A startling new report released in January by a Department of Justice watchdog exposed that the U.S. Drug Enforcement Administration hired a Transportation Security Administration security screener to deliberately search luggage for cash that the DEA could seize.
The DEA also planned to pay the agent in cash which the Office of Inspector General says “could have violated individuals'” protection against unreasonable searches and seizures -- infringing on the Fourth Amendment -- "if it led to a subsequent DEA enforcement action.”
Some have expressed concern about a contentious practice known as “civil asset forfeiture” which allows government officials to seize property that they assert has been involved in criminal activity. Many are frightened that civil asset forfeiture leads to policing for profit, according to The Huffington Post.
The DOJ’s Office of the Inspector General has determined that the arrangement between the DEA and the TSA “violated DEA policy” on many levels, though the TSA informant hired by the DEA had not yet delivered any information to the DEA, according to Inquistr.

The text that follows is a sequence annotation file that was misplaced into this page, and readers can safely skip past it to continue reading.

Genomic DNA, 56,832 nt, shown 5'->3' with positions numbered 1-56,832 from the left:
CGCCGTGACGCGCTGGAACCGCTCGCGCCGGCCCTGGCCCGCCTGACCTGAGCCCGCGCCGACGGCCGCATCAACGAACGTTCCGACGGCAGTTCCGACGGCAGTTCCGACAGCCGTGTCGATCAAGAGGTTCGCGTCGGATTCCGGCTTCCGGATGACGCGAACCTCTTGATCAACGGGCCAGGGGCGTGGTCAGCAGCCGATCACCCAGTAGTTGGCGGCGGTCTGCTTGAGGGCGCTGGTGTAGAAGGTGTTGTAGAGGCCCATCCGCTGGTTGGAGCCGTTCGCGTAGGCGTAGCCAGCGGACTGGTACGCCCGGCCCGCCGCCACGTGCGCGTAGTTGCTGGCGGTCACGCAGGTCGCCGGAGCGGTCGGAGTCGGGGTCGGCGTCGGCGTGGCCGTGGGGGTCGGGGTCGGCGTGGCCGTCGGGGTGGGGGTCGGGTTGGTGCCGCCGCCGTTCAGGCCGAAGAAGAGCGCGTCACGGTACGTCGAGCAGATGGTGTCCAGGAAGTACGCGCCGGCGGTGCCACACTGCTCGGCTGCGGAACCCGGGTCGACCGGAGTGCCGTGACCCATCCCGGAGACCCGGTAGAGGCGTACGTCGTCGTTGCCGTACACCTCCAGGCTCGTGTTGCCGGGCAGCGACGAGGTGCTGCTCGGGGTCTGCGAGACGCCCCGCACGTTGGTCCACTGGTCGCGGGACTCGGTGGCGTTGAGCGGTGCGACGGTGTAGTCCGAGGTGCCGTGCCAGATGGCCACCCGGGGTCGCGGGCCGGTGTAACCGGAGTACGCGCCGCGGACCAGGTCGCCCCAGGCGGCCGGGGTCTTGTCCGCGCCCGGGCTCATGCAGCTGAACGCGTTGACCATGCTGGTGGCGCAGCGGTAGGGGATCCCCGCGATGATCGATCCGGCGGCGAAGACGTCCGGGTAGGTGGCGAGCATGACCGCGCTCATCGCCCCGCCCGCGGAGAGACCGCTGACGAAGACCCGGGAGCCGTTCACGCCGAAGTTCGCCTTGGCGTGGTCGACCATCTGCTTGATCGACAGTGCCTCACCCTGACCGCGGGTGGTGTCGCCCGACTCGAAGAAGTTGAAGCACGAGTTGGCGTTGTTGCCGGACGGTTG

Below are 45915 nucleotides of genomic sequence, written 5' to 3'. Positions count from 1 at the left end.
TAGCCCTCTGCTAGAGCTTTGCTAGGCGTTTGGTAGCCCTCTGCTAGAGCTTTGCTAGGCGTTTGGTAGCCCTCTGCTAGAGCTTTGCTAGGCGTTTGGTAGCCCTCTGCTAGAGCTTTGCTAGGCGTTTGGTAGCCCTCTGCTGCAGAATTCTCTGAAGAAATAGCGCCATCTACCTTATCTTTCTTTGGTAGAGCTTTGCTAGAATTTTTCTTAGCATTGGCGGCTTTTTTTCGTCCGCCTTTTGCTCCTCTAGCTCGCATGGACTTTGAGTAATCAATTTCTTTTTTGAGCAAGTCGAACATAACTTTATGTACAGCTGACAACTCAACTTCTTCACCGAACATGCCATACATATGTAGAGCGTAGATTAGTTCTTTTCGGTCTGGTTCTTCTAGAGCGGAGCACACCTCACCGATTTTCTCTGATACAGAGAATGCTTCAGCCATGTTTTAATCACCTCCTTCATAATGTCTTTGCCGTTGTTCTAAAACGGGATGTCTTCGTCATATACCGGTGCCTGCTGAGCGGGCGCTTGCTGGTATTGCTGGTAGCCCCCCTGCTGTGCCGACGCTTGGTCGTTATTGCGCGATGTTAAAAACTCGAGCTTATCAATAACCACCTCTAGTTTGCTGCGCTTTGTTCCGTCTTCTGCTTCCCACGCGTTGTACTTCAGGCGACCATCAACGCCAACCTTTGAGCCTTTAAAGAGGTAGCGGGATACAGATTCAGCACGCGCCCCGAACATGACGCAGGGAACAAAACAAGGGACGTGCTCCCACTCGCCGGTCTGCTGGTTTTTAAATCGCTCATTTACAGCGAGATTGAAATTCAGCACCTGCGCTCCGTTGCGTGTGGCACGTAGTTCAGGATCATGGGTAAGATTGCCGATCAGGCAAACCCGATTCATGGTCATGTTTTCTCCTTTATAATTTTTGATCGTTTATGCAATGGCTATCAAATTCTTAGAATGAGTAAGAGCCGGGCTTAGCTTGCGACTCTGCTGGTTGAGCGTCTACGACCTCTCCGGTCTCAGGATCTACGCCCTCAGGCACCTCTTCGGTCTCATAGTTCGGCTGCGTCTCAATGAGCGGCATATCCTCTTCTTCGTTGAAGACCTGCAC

Robert Everett Johnson, an attorney for the libertarian public interest law firm Institute for Justice, says:
“This really is what we see every day around the country -- when law enforcement takes property using civil forfeiture, law enforcement is able to keep that property and use it to fund their budgets and in many cases even to pay the salaries of people who are overseeing the forfeitures.
“That creates an obvious financial incentive to take property from people who haven’t done anything or haven’t been proven to have done anything wrong. It creates an incentive for all kinds of abuse.”
Civil asset forfeiture has come under growing condemnation as it has developed into a crucial source of income for authorities over the past decade, with state and federal bureaus now taking in hundreds of millions of dollars in property, and possibly more, each year, with cash as a preferred target, according to The Huffington Post.
Airports and train stations are a special focus for the DEA. A 2015 OIG report uncovered that from 2009 to 2013, the DEA took $163 million in 4,138 cash seizures. Many of those confiscations were later disputed and overturned, reports The Huffington Post. The DEA has also come under attack for allegedly shaking down citizens.
While not illegal for a person to carry a large amount of cash in checked luggage, it can raise red flags. Officials will regularly confiscate cash based solely on the assumption that the possession of a large sum of it denotes drug activity.
Johnson said the TSA case underlines all of these fears, and proves that the DEA is “willing to go to great lengths to expand its ability to make profitable seizures.”
“That’s really what the OIG is saying: The TSA agents should be focused on doing their job the way the TSA wants them to be doing their job, not what they’re getting paid to do by the DEA,” Johnson said.